Oil train death toll likely to hit 50

Associated Press

LAC-MEGANTIC, Quebec — Everyone missing in the fiery crash of a runaway oil train in Quebec is presumed dead, police told grieving families, bringing the death toll to 50 in Canada’s worst railway catastrophe in almost 150 years.

Meanwhile, attention focused on the CEO of the railway’s parent company, who faced jeers from local residents and blamed the train’s engineer for improperly setting its breaks before the disaster.

Officials said Wednesday evening that 20 bodies had been found in this burned-out town, and 30 people were missing.

“We informed them of the potential loss of their loved ones,” said Quebec police inspector Michel Forget, who came to an afternoon news briefing from a meeting with families of the dead and missing. “You have to understand that it’s a very emotional moment.”

Edward Burkhardt, the head of the train’s U.S.-based parent company blamed the engineer for failing to set the brakes properly before the unmanned Montreal, Maine & Atlantic Railway train hurtled down a seven-mile (11-kilometer) incline, derailed and ignited in the center of Lac-Megantic early Saturday. All but one of its 73 cars was carrying oil, and at least five exploded.

The crash has raised questions about the rapidly growing use of rail to transport oil in North America, especially in the booming North Dakota oil fields and Alberta oil sands far from the sea.

The intensity of the explosions and fire made parts of the devastated town too hot and dangerous to enter and find bodies days after the disaster. Only one body had been formally identified, said Genevieve Guilbault of the coroner’s office, and she described efforts to identify the other remains as “very long and arduous work.”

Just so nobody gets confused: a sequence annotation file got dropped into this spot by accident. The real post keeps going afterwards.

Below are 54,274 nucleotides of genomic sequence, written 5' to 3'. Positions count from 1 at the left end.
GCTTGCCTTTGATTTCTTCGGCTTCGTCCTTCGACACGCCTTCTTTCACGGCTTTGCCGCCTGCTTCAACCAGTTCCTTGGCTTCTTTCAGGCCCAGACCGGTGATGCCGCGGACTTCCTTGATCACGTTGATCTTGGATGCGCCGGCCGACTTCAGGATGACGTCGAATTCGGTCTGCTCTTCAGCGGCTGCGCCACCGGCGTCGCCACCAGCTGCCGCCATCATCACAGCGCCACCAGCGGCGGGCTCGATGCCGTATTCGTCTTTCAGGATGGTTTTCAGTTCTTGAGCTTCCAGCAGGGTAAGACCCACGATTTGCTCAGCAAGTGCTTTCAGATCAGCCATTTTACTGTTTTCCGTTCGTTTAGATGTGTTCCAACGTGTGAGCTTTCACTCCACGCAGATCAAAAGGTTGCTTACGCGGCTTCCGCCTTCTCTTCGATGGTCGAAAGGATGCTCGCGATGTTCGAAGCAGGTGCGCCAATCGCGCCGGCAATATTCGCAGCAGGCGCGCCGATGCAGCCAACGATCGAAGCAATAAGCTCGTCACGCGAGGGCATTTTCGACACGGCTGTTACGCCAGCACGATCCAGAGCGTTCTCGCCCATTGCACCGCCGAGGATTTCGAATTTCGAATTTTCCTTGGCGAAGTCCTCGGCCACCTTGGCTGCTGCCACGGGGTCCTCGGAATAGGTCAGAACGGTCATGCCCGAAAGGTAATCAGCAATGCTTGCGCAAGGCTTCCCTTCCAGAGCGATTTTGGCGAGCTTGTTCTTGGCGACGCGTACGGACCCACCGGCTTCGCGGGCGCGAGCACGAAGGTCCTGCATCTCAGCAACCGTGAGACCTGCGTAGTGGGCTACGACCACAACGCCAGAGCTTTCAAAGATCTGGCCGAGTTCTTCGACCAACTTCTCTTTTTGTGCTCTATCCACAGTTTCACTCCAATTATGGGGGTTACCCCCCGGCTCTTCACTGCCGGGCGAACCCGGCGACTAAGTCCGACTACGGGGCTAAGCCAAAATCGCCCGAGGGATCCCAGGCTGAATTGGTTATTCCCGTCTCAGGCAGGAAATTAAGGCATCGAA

Burkhardt, president and CEO of the railway’s parent company, Rail World Inc., faced jeers from residents and scorn from Quebec’s premier as he made his first visit to the town since the disaster. He was expected to meet with residents and the mayor Thursday.

Burkhardt said the train’s engineer had been suspended without pay and was under “police control.”

Investigators also had spoken with Burkhardt during his visit, said a police official, Sgt. Benoit Richard. He did not elaborate.

Until Wednesday, the railway company had defended its employees’ actions, but that changed abruptly as Burkhardt singled out the engineer.

“We think he applied some hand brakes, but the question is, did he apply enough of them?” Burkhardt said. “He said he applied 11 hand brakes. We think that’s not true. Initially we believed him, but now we don’t.”

Burkhardt did not name the engineer, though the company had previously identified the employee as Tom Harding of Quebec. Harding has not spoken publicly since the crash.

“He’s not in jail, but police have talked about prosecuting him,” Burkhardt said. “I understand exactly why the police are considering criminal charges … If that’s the case, let the chips fall where they may.”

Investigators are also looking at a fire on the same train just hours before the disaster. A fire official has said the train’s power was shut down as standard operating procedure, meaning the train’s air brakes would have been disabled. In that case, hand brakes on individual train cars would have been needed.

The derailment is Canada’s worst railway disaster since a train plunged into a Quebec river in 1864, killing 99.

Quebec police have said they were pursuing a wide-ranging criminal investigation, extending to the possibilities of criminal negligence and some sort of tampering with the train before the crash. The heart of the town’s central business district is being treated as a crime scene and remained cordoned off by police tape.

At a news conference shortly before Burkhardt’s arrival, Quebec Premier Pauline Marois faulted his company’s response.

“We have realized there are serious gaps from the railway company from not having been there and not communicating with the public,” Marois said. She depicted Burkhardt’s attitude as “deplorable” and “unacceptable.”

Burkhardt, who arrived in town with a police escort, said he had delayed his visit in order to deal with the crisis from his office in Chicago, saying he was better able to communicate from there with insurers and officials in different places.